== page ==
It would be refreshing to write an issue without a single mention of Amazon, was it not for the fact that on a weekly basis the company makes moves which are shaping and defining almost every angle of the video market and associated technologies.
The tech titan was tied to three significant news pieces this week – a rumored venture into an ad-supported video offering, acquiring rights for an original Lord of the Rings TV series, and the controversial sale of some AWS assets in China.
To the reports of an ad-supported Amazon video service first, which claimed the company has been in talks with major studios, TV networks and media companies, but this was swiftly denied by Amazon representatives after initial publication by Advertising Age in the US. If we can take anything from this quick turn of events, it is that somewhere inside Amazon, a team is brainstorming a way to tap into the advertising industry – and no doubt achieving that success in the video streaming market will be the team’s primary objective.
A free Amazon video streaming service would likely attract enough viewers around the globe that Amazon could gradually claw a small share of ad revenue away from Google and fuel a fierce battle in online advertising. An onslaught against YouTube would surely be out of reach, but it would certainly give Google and Facebook cause for some concern.
Nevertheless, Amazon claims the venture isn’t to be, as spokeswoman Cat Kelty told FierceCable, “We have no plans to create a free, ad-supported version of Prime Video.” Like Netflix, Amazon has swerved putting advertisements into its content, with the exception of NFL games, suggesting that, if Amazon looks to revisit an ad opportunity, sports will be at core of anything it does and it won’t be built around Prime video.
The rumors emerged after an anonymous Amazon representative told Ad Age that the company is eying ad-sharing revenue opportunities. The statement said, “Amazon is talking about giving content creators their own channels, and sharing ad revenue in exchange for a set number of hours of content each week.”
Meanwhile the turbulent political system in China has caused some uncharacteristic scrambling from Amazon, as it issued a statement about its AWS cloud operations after several major news outlets reported it had sold off the entire AWS business in China, which we imagine would have gone for a tidy fortune, not the $300 million that the company’s partner Beijing Sinnet reported to investors.
Amazon released the following statement, “No, AWS did not sell its business in China and remains fully committed to ensuring Chinese customers continue to receive AWS’s industry leading cloud services. Chinese law forbids non-Chinese companies from owning or operating certain technology for the provision of cloud services. As a result, in order to comply with Chinese law, AWS sold certain physical infrastructure assets to Sinnet, its longtime Chinese partner and AWS seller-of-record for its AWS China (Beijing) Region. AWS continues to own the intellectual property for AWS Services worldwide. We’re excited about the significant business we have in China and its growth potential over the next number of years.”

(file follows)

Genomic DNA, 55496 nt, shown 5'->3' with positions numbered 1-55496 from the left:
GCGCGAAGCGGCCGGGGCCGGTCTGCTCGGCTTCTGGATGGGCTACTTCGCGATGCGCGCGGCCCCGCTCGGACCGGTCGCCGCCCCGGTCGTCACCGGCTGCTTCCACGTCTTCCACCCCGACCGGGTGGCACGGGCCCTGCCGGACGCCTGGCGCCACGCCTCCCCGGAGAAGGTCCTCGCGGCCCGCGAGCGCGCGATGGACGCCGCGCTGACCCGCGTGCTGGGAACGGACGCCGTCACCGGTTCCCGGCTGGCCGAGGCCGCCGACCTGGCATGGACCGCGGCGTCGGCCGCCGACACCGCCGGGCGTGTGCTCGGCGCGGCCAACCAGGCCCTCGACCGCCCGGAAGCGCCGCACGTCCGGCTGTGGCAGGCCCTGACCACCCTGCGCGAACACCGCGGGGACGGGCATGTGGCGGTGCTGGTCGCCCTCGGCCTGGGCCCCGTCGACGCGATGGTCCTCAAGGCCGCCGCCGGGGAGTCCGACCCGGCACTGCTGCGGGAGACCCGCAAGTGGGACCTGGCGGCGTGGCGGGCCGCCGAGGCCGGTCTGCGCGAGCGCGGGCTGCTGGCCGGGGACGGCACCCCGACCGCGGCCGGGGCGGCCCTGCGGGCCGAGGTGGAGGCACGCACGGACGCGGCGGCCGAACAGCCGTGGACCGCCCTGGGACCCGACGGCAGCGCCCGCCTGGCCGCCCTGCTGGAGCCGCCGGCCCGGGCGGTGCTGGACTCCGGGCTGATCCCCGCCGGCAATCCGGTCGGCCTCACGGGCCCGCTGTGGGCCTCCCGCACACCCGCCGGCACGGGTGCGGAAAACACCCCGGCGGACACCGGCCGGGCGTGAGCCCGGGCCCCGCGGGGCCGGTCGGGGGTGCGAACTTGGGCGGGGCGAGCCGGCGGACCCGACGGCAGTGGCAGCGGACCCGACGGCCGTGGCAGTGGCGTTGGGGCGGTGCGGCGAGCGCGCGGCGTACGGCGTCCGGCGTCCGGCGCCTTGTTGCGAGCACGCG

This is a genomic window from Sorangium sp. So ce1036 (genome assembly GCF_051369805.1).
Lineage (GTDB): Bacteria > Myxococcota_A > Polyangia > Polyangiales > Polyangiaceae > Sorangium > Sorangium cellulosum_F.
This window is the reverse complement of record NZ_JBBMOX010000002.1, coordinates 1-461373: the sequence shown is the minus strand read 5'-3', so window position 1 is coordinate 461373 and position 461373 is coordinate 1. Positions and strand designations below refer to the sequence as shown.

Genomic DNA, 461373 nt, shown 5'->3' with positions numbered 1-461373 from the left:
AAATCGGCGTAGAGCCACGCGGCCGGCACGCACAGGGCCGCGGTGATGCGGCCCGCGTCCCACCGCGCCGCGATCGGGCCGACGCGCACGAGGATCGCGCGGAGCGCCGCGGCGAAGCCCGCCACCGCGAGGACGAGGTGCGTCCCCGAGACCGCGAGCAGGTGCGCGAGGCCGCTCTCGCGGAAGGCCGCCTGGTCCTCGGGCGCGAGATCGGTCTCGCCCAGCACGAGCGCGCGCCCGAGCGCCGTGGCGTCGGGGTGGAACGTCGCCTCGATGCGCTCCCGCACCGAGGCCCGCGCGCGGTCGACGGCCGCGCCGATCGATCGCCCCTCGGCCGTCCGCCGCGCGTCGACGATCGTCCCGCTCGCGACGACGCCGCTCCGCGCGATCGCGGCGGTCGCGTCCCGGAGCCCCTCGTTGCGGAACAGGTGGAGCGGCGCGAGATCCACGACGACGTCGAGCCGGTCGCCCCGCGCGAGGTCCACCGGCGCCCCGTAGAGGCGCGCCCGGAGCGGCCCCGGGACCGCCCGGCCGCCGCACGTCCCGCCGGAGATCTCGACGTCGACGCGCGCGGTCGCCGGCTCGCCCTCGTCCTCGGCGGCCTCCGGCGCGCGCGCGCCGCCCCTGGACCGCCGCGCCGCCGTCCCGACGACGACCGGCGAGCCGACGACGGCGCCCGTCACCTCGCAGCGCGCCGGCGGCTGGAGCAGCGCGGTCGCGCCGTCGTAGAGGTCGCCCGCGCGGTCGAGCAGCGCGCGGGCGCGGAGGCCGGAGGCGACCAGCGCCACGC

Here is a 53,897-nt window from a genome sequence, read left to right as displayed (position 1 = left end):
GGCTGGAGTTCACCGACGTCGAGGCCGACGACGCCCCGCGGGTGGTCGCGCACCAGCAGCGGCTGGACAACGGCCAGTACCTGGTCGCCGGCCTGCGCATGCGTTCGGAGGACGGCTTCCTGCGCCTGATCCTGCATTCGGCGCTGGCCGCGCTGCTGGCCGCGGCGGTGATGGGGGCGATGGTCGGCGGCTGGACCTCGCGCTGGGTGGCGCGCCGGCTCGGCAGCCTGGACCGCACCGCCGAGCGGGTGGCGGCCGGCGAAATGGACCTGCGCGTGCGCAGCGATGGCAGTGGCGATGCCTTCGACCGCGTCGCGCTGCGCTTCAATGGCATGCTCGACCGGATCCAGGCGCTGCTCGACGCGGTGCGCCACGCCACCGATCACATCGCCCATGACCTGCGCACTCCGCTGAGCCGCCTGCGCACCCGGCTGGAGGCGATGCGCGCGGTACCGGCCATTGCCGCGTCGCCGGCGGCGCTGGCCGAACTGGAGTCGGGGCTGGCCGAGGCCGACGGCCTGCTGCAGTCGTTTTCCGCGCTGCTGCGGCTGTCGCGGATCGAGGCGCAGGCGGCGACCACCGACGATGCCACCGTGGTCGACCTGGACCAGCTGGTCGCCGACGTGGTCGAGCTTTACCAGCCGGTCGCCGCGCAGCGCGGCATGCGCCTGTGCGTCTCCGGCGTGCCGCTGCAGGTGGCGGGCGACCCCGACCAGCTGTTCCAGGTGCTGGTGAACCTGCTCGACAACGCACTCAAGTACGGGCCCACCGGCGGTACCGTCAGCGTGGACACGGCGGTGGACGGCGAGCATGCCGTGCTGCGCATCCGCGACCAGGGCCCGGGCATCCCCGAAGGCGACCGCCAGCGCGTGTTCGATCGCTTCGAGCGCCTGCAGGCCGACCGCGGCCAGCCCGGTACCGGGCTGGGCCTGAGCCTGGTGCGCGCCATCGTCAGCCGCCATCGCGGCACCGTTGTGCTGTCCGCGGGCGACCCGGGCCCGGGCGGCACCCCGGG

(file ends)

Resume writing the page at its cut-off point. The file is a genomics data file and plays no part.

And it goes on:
The scale of the AWS assets sale has not been publicized, but we bet that investors at rival cloud technology companies in China, namely Alibaba and Tencent, are relieved that the might of Amazon is restrained from making its mark on China to the same extent as the rest of the world. They can thank China’s new cybersecurity regulations for that, laws which were officially implemented in June this year to restrict foreign influence on Chinese businesses.
A much simpler announcement for Amazon this week, but no less significant, is that the company is producing its own Lord of the Rings TV series on Prime Video – finally confirming the long-rumored adaptation of the J.R.R. Tolkien’s novels in a rights deal valued at $250 million. Perhaps timing the launch between seasons of Game of Thrones or after the grand finale would be a wise move, to fill the fantasy void left in its absence for millions of viewers, although no estimated release date has been mentioned.
The new project will be fronted by Amazon Studios Head of Scripted Series, Shorn Tal Yguado, who said, “The Lord of the Rings is a cultural phenomenon that has captured the imagination of generations of fans through literature and the big screen.”
Matt Galsor, a representative for the Tolkien Estate and Trust and HarperCollins, said, “Amazon, with its longstanding commitment to literature, is the home of the first-ever multi-season television series for The Lord of the Rings. Sharon and the team at Amazon Studios have exceptional ideas to bring to the screen previously unexplored stories based on J.R.R. Tolkien’s original writings.”